Free agents will get hard look

Burnett, Teixeira on MacPhail's list as O's seek pitching, power hitting and shortstop

Orioles

November 14, 2008|By Dan Connolly | Dan Connolly,dan.connolly@baltsun.com

Today officially marks the beginning of the all-out, spend-it-if-you-got-it sweepstakes for Mark Teixeira, CC Sabathia, Manny Ramirez and major league baseball's other top free agents.

This class of more than 180 players is one of the most talented and top-heavy groups in the past decade. Records in terms of average annual value and total money spent could be set this winter, though the market must overcome a downturn in the U.S. economy that could leave lesser-tier free agents desperate.

That effect could work in the Orioles' favor, because they, theoretically, have money to spend but are not an intriguing landing spot because of their 11 consecutive losing seasons in the difficult American League East.

Although concentrated on a rebuilding plan that began in earnest last offseason, Orioles president Andy MacPhail acknowledges that he'll be kicking the tires of some available superstars over the next few days and weeks.

However, the club's spending spree is likely to be modest unless MacPhail reels in his two big-ticket targets: Teixeira, the Los Angeles Angels first baseman who grew up in Severna Park, and Toronto pitcher A.J. Burnett, who lives in Monkton. The unspoken hope is that the allure of home will offset the club's recent losing ways.

"I think there are some unique opportunities here that require our exploration, and we owe that to our fans and to ourselves," said MacPhail, refusing to address specifics. "If we are unsuccessful, we'll still look in the market. But we're not expecting it to be a panacea for us. We need to continue what we started last year."

The Orioles' primary needs for 2009 and beyond are in the starting rotation, at shortstop and in the middle of the lineup. The club would like to add more than one veteran starting pitcher, a shortstop with above-average defensive abilities and a run producer, preferably at first base.

Sabathia, who finished 2008 with the Milwaukee Brewers, is the most coveted starter this offseason and almost certainly would not consider the Orioles. Beyond their interest in Burnett, who won a career-best 18 games with the Toronto Blue Jays last year, the Orioles might pursue the Boston Red Sox's Paul Byrd and the Angels' Jon Garland, among others.

Desperately needing a shortstop since the December trade of Miguel Tejada, the Orioles could target free agents Rafael Furcal, Orlando Cabrera or Edgar Renteria. Or they might court less expensive alternatives such as the St. Louis Cardinals' Cesar Izturis or Minnesota Twins' Adam Everett, or acquire a shortstop via trade. Whatever the process, the Orioles are looking for a long-term solution and not a one-year stopgap.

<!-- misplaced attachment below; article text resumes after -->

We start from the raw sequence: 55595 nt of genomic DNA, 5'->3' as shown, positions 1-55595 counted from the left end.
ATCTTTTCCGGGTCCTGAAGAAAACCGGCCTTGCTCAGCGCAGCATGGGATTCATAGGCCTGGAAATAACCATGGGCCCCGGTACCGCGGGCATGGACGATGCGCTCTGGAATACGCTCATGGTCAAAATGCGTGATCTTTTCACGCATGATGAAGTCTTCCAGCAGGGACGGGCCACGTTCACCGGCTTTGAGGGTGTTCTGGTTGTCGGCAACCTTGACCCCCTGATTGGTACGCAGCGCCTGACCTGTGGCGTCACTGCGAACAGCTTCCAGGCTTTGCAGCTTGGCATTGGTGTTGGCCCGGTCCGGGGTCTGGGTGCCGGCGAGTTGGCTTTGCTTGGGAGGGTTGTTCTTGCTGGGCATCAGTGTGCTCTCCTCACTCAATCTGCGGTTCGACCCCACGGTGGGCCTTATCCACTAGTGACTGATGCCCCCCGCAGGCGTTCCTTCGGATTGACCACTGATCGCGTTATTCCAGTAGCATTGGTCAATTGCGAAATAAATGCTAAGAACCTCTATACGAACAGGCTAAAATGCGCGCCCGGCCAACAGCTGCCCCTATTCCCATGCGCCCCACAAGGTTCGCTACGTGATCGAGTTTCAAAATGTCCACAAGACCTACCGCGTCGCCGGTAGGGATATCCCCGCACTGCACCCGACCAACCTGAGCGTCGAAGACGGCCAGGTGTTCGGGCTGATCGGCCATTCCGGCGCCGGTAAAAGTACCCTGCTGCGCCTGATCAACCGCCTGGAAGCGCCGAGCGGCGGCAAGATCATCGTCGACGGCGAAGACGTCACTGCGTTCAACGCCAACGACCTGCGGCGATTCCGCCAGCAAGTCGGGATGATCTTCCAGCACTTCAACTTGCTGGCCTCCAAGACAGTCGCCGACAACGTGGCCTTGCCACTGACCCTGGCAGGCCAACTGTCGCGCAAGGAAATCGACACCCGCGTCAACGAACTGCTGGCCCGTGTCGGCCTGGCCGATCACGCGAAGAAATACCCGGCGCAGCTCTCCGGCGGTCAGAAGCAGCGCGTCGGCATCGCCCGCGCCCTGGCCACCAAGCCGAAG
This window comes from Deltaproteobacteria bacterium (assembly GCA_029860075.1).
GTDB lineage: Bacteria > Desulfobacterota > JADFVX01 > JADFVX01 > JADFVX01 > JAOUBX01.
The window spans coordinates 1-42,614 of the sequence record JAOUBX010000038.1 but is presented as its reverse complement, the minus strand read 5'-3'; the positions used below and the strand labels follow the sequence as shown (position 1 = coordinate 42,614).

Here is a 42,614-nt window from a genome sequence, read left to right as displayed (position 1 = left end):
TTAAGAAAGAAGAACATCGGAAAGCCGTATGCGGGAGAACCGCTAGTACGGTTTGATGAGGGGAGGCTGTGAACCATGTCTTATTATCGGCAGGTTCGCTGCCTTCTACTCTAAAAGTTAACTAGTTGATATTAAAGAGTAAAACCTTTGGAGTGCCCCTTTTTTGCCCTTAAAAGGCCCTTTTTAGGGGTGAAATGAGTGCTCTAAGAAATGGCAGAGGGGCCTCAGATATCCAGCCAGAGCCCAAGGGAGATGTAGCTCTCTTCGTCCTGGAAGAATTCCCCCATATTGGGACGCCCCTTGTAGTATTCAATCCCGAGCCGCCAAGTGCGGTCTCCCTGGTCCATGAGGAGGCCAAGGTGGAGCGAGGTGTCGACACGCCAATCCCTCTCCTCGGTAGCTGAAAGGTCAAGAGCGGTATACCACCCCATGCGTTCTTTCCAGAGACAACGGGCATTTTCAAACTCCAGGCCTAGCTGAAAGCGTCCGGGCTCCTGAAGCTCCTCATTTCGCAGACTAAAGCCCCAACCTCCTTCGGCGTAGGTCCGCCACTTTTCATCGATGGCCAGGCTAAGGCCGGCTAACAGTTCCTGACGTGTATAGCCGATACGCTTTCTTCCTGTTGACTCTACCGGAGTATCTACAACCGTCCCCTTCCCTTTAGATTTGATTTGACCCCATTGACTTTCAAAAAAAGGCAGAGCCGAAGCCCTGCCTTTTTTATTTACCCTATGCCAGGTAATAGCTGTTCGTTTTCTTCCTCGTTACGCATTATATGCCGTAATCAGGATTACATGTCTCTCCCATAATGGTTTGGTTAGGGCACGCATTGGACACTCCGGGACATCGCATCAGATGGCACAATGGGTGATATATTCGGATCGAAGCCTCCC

"I think it's a spot that you would like to feel you have somebody there capable of playing it for several years to come," MacPhail said.

Teixeira, a Mount St. Joseph graduate who is widely considered the best free-agent position player available, is the Orioles' primary target. They are not alone.

Teixeira's agent, Scott Boras, said he expects so much interest in his client that Teixeira and his wife probably will have to whittle the list to a handful of clubs before serious negotiations can begin.

Boras wouldn't comment on whether he expects the Orioles to be in that mix, but he did not discount the appeal that a hometown team holds.

"Generally, players raised in a certain area are always going to have an attraction to that area and the brand of that area because it is home and they are familiar with it," Boras said. "It's my experience [that] players always look at those areas because it provides a comfort to them."

But the Orioles shouldn't expect any hometown discounts. Teixeira reportedly turned down an eight-year, $144 million offer from the Texas Rangers in 2007, and he has continued to play at an All-Star and Gold Glove level since.

It's conceivable, albeit unlikely, that Teixeira could challenge the Boras-brokered, then-record-setting $252 million deal that Alex Rodriguez signed as an unrestricted free agent in 2000 with the Rangers. Teixeira, 28, probably will seek an annual average value of $20 million-plus for eight or more years.

Although that's an eye-popping number in a sagging U.S. economy, Boras said baseball's revenue stream has more than doubled in the past seven years and teams that want a franchise player can afford such an expense. Therefore, he's not basing his expectations on anything but the baseball market.

"In good times, I never expected players to make more than the economy" allowed, he said. "And in these times, I don't go in and ask for less either."

FREE-AGENT ATTRACTIONS

The free-agent signing period begins today, and it is expected that the Orioles will be active in the bidding. Here's a look at some of the free agents who could interest them and the players' 2008 statistics.

Emil Brown OF .244, 13 HRs, 59 RBIs Orioles are in the market for a right-handed-hitting outfielder to potentially platoon with Luke Scott.

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